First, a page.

Sainty Baby is the Fierce Lesbian Rapper She Dreamt About -  -

Sainty Baby is the Fierce Lesbian Rapper She Dreamt About

Sainty Baby is one of the most AMPED people I have ever met. She’s a diminutive ball of energy, and comes across as a soft and genuine person. Her positivity and belief in herself is infectious. With her upcoming EP dropping on the 13th of July, I figured it would be a good time to really get to know the house DJ and rapper who has had quite the life so far.

Originally from Pietermaritzburg, Sainty Baby is 1 of 3 children which is why she was named Nthathu, which means ‘Three’ in Xhosa. She’s open when I ask about growing up and tells me, “I don’t remember much, honestly, or maybe I’m becoming good at covering things up, especially if they involve hurt and pain.” I relate to her on that. Most of my childhood is in deep recesses I don’t want to delve into either. “I was bullied in primary school,” she explains, “‘til I told my older sister about the culprits. I don’t know why it took me 2 years to tell [her], but boy, did she save my gay ass! Sorry can I say that? Real talk, I can never understand people who are actively mean for no reason.”

Her complicated relationship with her father is one of the motivations behind her work. But music wasn’t the original dream. “I remember exactly what I wanted to be when I grew up – a cop. I always imagined one of those shootouts where the cops hide behind a car, pop up carefully and fire at perpetrators, like in the movies, and guess what? I sort of did it! I say sort of because the only time I shot a gun was at Traffic Training College and during the annual Station Shoot.” Not exactly what I was expecting to hear. Personally, watching those movies, I always imagined being the bad guys and anti-heroes, but haven’t pursued the fantasy too much IRL. Sainty Baby became a cop for 5 years. “From 2009 to 2014, I was a cop by day and DJ by night. Provincial Inspector for the Road Traffic Inspectorate to be specific. Yawned out after 5 years.” Before that, it was working at McD’s on weekends and school holidays from Grade 11.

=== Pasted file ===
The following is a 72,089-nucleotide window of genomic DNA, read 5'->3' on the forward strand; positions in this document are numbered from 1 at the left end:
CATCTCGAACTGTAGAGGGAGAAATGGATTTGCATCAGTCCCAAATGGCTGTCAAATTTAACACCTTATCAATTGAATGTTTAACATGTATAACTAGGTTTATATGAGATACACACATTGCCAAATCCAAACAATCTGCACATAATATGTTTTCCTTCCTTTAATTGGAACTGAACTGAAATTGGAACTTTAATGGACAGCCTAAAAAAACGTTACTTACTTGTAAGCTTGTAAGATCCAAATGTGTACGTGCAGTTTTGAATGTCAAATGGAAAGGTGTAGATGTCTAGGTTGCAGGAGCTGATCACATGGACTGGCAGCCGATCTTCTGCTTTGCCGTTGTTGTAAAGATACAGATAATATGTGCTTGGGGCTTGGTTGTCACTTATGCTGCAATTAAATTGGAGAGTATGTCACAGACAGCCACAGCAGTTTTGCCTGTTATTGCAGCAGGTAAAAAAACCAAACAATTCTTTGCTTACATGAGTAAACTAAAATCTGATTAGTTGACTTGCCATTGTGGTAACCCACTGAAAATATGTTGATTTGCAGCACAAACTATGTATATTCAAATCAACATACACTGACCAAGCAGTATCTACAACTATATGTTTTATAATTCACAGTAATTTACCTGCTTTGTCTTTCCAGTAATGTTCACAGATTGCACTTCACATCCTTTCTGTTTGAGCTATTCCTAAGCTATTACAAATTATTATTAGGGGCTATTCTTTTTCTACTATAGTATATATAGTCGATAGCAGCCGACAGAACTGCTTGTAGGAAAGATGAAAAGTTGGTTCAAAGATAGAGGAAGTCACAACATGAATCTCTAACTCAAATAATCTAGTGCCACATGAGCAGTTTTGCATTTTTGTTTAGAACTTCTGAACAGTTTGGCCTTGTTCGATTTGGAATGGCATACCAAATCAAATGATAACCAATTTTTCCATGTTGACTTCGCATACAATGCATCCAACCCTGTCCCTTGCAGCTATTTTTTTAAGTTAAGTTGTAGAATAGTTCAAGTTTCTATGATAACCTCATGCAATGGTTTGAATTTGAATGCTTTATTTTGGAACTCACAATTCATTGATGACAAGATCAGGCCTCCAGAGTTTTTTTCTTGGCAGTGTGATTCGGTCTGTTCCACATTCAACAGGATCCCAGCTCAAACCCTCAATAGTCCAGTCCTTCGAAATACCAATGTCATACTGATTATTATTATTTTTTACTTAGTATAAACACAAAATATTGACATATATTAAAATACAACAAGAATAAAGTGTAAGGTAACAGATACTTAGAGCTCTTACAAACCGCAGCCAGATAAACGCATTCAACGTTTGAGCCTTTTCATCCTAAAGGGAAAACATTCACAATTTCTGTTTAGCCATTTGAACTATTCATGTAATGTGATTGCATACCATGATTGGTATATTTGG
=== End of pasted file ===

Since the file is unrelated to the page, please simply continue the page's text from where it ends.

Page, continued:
Sainty Baby got into rapping back in 2007 thanks to a MXit rip-off and wanting to fit in. “There was a chatting app called Mig33. One particular group that intrigued me was the Rap Battle group. I decided I HAD to learn how to battle so I could hang people out in public. I know that’s terrible inspiration but in the beginning that’s what I desired.” She’s so self-aware and open, it’s disarming yet comforting. “I had a rapper friend/producer called KayDee so I asked him and he was more than willing to help. Immediately, I picked up that my word play was pretty sick.” She also has a fair bit of self-confidence.

“I moved to Durban in 2009. In 2013 I met an artist/producer named Gavin from Sydenham. He actually gave me a Hip-Hop hit which I never released. When it came to practicality, as a new artist I had to choose an art to finesse.” Sainty came to a crossroads in her musical journey. She had been rapping and DJing for years, and had to figure out which to pursue further – “I had to choose between rap and house.” She choose house. Her thinking was, “Once I got GOOD at DJing, then I could look into learning more and incorporating that into my music, which got me looking into production. I quit my job in November 2014 and the following year I used the money from my old job to pay for my Soul Candi Institute of Music fees. That’s when life became interesting – I could make my own music from scratch!”